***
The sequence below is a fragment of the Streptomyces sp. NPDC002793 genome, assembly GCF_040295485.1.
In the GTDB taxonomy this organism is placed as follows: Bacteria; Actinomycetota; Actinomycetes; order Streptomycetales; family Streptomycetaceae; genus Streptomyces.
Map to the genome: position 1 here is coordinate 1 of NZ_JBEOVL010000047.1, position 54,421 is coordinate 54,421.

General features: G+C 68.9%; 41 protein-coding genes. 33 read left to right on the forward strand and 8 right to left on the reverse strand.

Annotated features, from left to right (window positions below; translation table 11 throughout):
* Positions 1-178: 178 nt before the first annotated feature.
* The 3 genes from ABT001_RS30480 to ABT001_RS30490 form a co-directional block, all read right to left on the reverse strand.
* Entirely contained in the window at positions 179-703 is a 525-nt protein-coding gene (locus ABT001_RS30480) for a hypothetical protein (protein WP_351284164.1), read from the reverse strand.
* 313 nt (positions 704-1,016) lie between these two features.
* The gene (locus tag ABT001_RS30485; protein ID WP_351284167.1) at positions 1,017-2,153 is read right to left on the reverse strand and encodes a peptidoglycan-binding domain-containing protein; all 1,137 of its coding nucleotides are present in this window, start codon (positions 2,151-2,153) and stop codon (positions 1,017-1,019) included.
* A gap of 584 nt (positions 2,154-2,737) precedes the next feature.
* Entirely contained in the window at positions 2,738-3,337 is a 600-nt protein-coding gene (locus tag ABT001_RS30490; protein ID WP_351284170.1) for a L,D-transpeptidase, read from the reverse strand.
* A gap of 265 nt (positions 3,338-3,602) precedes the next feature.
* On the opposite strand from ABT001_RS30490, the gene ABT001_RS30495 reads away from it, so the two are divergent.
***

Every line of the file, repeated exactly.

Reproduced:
The sequence below is a fragment of the Streptomyces sp. NPDC002793 genome, assembly GCF_040295485.1.
In the GTDB taxonomy this organism is placed as follows: Bacteria; Actinomycetota; Actinomycetes; order Streptomycetales; family Streptomycetaceae; genus Streptomyces.
Map to the genome: position 1 here is coordinate 1 of NZ_JBEOVL010000047.1, position 54,421 is coordinate 54,421.

General features: G+C 68.9%; 41 protein-coding genes. 33 read left to right on the forward strand and 8 right to left on the reverse strand.

Annotated features, from left to right (window positions below; translation table 11 throughout):
* Positions 1-178: 178 nt before the first annotated feature.
* The 3 genes from ABT001_RS30480 to ABT001_RS30490 form a co-directional block, all read right to left on the reverse strand.
* Entirely contained in the window at positions 179-703 is a 525-nt protein-coding gene (locus ABT001_RS30480) for a hypothetical protein (protein WP_351284164.1), read from the reverse strand.
* 313 nt (positions 704-1,016) lie between these two features.
* The gene (locus tag ABT001_RS30485; protein ID WP_351284167.1) at positions 1,017-2,153 is read right to left on the reverse strand and encodes a peptidoglycan-binding domain-containing protein; all 1,137 of its coding nucleotides are present in this window, start codon (positions 2,151-2,153) and stop codon (positions 1,017-1,019) included.
* A gap of 584 nt (positions 2,154-2,737) precedes the next feature.
* Entirely contained in the window at positions 2,738-3,337 is a 600-nt protein-coding gene (locus tag ABT001_RS30490; protein ID WP_351284170.1) for a L,D-transpeptidase, read from the reverse strand.
* A gap of 265 nt (positions 3,338-3,602) precedes the next feature.
* On the opposite strand from ABT001_RS30490, the gene ABT001_RS30495 reads away from it, so the two are divergent.